• seperator

Aug. 26, 2003


In August of 2003, Numismatic News reported the interesting story of the discovery of a $20 note that had somehow gotten stuck with a Del Monte banana sticker some time during the printing process.

Banana label on note

Is corporate influence on the government growing, or is it just a zoo some days at the Bureau of Engraving and Printing?

How else do you explain a Del Monte sticker getting onto a $20 note during the printing process – after the majority of the face design was printed but before the serial numbers and Treasury seal were applied in the third printing? Then the note apparently slipped past quality control, coming to light publicly in an online auction.

The error note christened “The Del Monte Note” or “The Banana Note,” drew the attention of about 12 different eBay bidders, eventually purchased by a paper money collector in Arizona for slightly over $10,000.

The overprinted sticker is on a Series 1996 $20 Federal Reserve Note.

Daniel Wishnatsky, the note’s new owner, said that the note had been acquired from a bank teller in Ohio who’d said he found the note among a group he received from an ATM.

He said this type of error is called an “obstructed print with retained obstruction” according to Stephen M. Sullivan’s U.S. Error Note Encyclopedia, where Sullivan lists a Class Rarity Rating of R9. The note has been authenticated by Sullivan and also certified and graded AU-58 by Currency Grading and Certification. The CGC label in the holder refers to the note as “The Del Monte.”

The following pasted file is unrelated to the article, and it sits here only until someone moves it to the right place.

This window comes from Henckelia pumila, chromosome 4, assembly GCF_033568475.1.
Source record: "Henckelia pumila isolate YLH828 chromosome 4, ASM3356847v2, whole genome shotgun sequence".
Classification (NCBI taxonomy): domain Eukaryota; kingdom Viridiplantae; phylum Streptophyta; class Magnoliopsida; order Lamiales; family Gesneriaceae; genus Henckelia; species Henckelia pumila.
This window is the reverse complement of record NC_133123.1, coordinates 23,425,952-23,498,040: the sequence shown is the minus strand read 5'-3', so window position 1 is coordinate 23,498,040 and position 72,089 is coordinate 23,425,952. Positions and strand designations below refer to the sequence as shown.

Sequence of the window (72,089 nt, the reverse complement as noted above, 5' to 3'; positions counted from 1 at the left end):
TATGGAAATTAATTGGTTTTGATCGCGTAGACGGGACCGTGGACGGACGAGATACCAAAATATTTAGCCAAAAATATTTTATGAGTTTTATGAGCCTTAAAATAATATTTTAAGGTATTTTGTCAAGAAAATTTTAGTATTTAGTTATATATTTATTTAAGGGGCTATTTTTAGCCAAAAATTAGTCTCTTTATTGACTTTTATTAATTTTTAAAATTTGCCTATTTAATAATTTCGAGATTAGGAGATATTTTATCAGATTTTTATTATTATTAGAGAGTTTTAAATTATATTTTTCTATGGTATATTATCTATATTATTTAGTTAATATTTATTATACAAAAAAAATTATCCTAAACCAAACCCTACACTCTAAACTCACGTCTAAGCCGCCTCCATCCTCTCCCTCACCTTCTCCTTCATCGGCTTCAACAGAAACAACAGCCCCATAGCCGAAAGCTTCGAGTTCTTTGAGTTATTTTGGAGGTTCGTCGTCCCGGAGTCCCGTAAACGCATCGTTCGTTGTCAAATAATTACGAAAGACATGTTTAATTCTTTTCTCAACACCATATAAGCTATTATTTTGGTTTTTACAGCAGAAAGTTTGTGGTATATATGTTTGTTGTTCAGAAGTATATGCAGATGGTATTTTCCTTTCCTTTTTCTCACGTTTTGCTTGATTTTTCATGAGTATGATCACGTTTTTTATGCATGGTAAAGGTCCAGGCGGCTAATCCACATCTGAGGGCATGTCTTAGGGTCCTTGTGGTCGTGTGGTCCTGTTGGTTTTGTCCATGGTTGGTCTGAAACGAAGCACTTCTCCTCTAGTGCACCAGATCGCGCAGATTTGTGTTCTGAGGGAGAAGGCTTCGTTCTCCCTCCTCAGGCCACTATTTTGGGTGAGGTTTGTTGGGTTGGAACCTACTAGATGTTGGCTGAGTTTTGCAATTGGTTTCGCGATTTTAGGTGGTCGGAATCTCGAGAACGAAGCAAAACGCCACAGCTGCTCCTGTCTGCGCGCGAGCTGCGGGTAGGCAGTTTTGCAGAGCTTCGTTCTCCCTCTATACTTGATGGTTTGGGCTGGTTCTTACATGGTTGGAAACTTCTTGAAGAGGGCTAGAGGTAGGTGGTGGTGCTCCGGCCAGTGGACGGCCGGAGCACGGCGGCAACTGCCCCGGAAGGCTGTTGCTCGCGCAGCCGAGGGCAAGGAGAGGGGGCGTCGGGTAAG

At first glance the note appears uncirculated, possessing sharp corners and completely original paper surfaces. The sticker itself is secured to the note.

According to Sullivan’s book, most retained obstructions “are unique and those that are easily recognizable (i.e., a Band Aide strip, cigarette packer wrapper, scotch tape, etc.) are highly sought after.” What distinguishes the Banana Note from other notes in this category is its dramatic look – and the reaction it gets from collectors and non-collectors alike.

Wishnatsky showed two BEP employees a high-resolution scan of the note during the recent American Numismatic Association show in Baltimore.

“One of the BEP employees could not believe her eyes, and once she finally gathered herself wanted to jot down the serial number. Another BEP person was relieved that it was produced at the Fort Worth facility,” said Wishnatsky.

They conjectured that the sticker was likely not an accident, rather a deliberate action by someone in production. They said that BEP cafeteria facilities are separate from the note-printing area, so accidental placement of the sticker was unlikely. The relatively perfect placement of the sticker adds strength to that argument.